Despite the path-breaking nature of the JVC report, citizens have been let down by a haphazard, halfhearted ordinance passed by the government, which claimed to be acting on the recommendations of the JVC. Here’s the problem: the ordinance amends the non-controversial, symptomatic provisions of the IPC without addressing the report’s more revolutionary recommendations. Women’s groups have vociferously opposed this ordinance for the following reasons:

  • It retains the exception to marital rape.
  • It does not address the recommendation that the AFSPA be amended so that soldiers can be prosecuted in civil courts without the sanction of the Central Government.
  • It makes the perpetration on rape gender neutral i.e. it recognises that even a woman can carry out a sexual assault, but does not clarify what constitutes rape by a woman.
  • It sanctions the death penalty in the case of brutal rapes which result in the death of the victim or render her in a vegetative state. This is in direct contradiction to the JVC report’s recommendations, which found that capital punishment is not a deterrent and could incentivise rapists to kill their victims. In Nundy’s opinion, the insertion of the death penalty is the most troublesome as it increases the instances in which the penalty can be awarded. As of now, it can be awarded only for the most heinous, “rarest of the rare” murders. Under the ordinance, repeat offenders too can be sentenced to death.

The government’s defence is that the ordinance, which will be tabled in Parliament when it is in session to pass as law, is the first of many steps to implement the JVC recommendations and that in its present form, it represents the broadest consensus. Officials say issues such as marital rape and police reform need greater deliberation and will be dealt with through a discussion.

Nundy, however, disputes this claim of ‘consensus’: the JVC was a body set up by the government and hence its report is the consensus needed. By watering down what it takes from the report, the government has imposed its own views on the legislation. Those opposed to this move are also suspicious of its timing—the Parliament convenes in less than three weeks for the budget session. A bill could have been introduced and a more thorough piece of legislation could have been enacted in that time. The ordinance was rushed through to beat the notification of the budget session (which would have meant that the ordinance could not have been passed). However, successive office bearers have ignored gender legislation for the past two decades. Why not wait for a further three weeks?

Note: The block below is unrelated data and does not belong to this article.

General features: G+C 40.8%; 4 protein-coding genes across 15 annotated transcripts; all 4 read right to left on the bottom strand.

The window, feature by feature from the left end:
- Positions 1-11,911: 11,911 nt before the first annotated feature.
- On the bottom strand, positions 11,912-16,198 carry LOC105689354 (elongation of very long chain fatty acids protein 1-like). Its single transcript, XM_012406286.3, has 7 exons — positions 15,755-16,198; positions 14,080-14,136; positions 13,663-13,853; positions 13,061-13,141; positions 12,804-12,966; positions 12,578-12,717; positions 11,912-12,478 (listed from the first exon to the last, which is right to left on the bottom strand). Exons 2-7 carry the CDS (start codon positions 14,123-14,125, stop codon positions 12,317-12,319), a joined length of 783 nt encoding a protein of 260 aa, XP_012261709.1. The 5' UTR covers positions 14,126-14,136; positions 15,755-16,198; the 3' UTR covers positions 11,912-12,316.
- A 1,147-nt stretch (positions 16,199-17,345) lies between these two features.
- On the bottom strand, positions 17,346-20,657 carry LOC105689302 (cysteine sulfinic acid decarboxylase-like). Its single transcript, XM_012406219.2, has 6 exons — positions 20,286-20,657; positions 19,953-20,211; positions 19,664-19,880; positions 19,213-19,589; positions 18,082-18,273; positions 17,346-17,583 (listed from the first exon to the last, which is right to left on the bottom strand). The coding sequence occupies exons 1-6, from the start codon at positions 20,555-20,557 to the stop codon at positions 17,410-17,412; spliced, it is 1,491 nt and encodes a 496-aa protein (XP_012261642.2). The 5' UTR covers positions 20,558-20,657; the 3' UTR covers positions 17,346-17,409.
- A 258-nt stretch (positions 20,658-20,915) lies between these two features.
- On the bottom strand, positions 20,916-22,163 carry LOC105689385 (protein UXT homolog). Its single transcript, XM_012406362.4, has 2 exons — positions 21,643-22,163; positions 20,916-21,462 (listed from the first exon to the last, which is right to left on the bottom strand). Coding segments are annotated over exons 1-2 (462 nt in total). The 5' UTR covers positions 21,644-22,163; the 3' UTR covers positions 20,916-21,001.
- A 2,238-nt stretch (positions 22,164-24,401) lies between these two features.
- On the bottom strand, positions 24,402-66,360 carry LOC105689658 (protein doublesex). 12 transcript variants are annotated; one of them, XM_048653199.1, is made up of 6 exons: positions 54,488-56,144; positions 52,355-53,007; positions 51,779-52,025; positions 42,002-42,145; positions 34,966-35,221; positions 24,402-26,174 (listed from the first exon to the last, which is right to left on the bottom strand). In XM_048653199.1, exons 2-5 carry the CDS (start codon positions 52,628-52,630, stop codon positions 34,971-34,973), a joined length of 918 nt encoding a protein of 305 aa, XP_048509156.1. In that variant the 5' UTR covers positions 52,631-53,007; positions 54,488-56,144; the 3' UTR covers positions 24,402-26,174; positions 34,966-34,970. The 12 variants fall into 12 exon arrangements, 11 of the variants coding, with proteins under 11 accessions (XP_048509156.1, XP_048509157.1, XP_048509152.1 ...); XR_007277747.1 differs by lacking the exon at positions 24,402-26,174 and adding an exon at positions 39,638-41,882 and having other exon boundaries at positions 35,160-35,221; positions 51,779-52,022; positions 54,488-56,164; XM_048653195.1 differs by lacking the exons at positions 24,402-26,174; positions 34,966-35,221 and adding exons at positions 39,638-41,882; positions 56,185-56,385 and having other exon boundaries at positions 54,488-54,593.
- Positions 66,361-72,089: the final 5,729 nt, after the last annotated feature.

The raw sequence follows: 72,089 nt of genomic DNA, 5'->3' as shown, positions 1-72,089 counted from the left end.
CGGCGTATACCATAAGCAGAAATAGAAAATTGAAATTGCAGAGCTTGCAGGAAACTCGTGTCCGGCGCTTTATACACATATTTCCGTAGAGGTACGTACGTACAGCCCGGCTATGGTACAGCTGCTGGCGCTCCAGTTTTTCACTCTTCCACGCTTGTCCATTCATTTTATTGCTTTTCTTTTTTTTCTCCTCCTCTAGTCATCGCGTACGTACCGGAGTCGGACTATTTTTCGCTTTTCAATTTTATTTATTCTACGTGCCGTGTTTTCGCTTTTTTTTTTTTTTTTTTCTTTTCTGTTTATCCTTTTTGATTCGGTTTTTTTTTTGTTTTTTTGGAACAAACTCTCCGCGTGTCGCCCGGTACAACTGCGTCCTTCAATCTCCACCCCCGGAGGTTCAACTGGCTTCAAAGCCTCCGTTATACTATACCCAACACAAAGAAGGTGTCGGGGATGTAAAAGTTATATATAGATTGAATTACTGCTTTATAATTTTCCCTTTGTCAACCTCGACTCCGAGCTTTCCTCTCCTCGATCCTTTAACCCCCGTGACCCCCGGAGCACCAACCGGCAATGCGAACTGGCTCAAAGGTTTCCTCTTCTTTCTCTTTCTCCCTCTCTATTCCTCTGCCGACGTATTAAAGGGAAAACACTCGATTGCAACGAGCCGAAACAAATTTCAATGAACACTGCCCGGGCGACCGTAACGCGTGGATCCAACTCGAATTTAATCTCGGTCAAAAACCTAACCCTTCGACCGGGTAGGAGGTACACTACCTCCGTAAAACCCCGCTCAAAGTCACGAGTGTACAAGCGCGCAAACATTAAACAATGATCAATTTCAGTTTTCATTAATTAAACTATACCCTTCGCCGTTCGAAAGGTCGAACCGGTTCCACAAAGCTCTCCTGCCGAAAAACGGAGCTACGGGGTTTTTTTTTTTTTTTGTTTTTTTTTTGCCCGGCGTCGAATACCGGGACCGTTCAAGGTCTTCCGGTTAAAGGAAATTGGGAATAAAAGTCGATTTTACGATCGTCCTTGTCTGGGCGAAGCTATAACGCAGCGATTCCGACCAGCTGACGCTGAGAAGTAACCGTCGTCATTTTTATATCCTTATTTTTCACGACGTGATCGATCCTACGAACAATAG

Notably, the failure to properly consider the JVC report’s recommendations before penning the ordinance is not unique. “There are many bills Parliament does not discuss sufficiently; for example, the Sexual Harassment Bill and the pilot ministry’s draft passed through intact,” says Nundy. “Ordinances have status quo-ist tendencies—the passing of the Prevention of Terrorism Ordinance, for instance, allowed its problematic provisions to easily pass through into the Prevention of Terrorism Act.”

The larger concern is that the ordinance will be the beginning and end of governmental action. There is a fear that the government will pay mere lip service to the protests of the past two months without any genuine commitment to institutional reform. There are already signs that government apathy is setting in: for example, Namita Bhandare, the author of the ‘Stop Rape Now!’ petition, took a step further and individually emailed all 542 Members of the Lok Sabha asking them to extend the budget session with the express purpose of discussing gender-based legislation. Only four MPs replied. Such instances cast a doubt over the government’s commitment to gender justice.

It remains to be seen how the JVC report is finally implemented. For now, human rights activists are happy that a handbook which effectively catalogues the causes for misogyny in India exists. The government will ignore public opinion on this matter at its own peril—general elections are just around the corner and nothing has more fury than an electorate scorned.

Priya Kale completed an MSc. in International Political Economy from LSE in 2011.She would like to thank Namita Bhandare and Karuna Nundy for their invaluable insights. Follow Priya on Twitter @priya_kale.